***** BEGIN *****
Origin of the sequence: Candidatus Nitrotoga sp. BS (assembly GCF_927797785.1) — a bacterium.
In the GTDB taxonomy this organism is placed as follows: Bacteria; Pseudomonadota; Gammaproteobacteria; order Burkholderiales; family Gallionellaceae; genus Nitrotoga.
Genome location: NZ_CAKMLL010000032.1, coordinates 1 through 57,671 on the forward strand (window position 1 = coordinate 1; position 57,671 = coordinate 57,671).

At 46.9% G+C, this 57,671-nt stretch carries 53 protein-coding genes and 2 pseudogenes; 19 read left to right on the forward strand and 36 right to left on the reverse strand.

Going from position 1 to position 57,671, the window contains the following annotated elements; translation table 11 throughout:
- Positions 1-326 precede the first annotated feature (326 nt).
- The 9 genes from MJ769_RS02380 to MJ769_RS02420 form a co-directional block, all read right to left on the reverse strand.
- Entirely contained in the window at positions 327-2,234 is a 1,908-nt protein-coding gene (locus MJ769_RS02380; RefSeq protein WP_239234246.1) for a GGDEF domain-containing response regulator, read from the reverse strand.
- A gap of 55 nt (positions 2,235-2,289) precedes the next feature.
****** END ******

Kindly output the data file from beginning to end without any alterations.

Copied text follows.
Origin of the sequence: Candidatus Nitrotoga sp. BS (assembly GCF_927797785.1) — a bacterium.
In the GTDB taxonomy this organism is placed as follows: Bacteria; Pseudomonadota; Gammaproteobacteria; order Burkholderiales; family Gallionellaceae; genus Nitrotoga.
Genome location: NZ_CAKMLL010000032.1, coordinates 1 through 57,671 on the forward strand (window position 1 = coordinate 1; position 57,671 = coordinate 57,671).

At 46.9% G+C, this 57,671-nt stretch carries 53 protein-coding genes and 2 pseudogenes; 19 read left to right on the forward strand and 36 right to left on the reverse strand.

Going from position 1 to position 57,671, the window contains the following annotated elements; translation table 11 throughout:
- Positions 1-326 precede the first annotated feature (326 nt).
- The 9 genes from MJ769_RS02380 to MJ769_RS02420 form a co-directional block, all read right to left on the reverse strand.
- Entirely contained in the window at positions 327-2,234 is a 1,908-nt protein-coding gene (locus MJ769_RS02380; RefSeq protein WP_239234246.1) for a GGDEF domain-containing response regulator, read from the reverse strand.
- A gap of 55 nt (positions 2,235-2,289) precedes the next feature.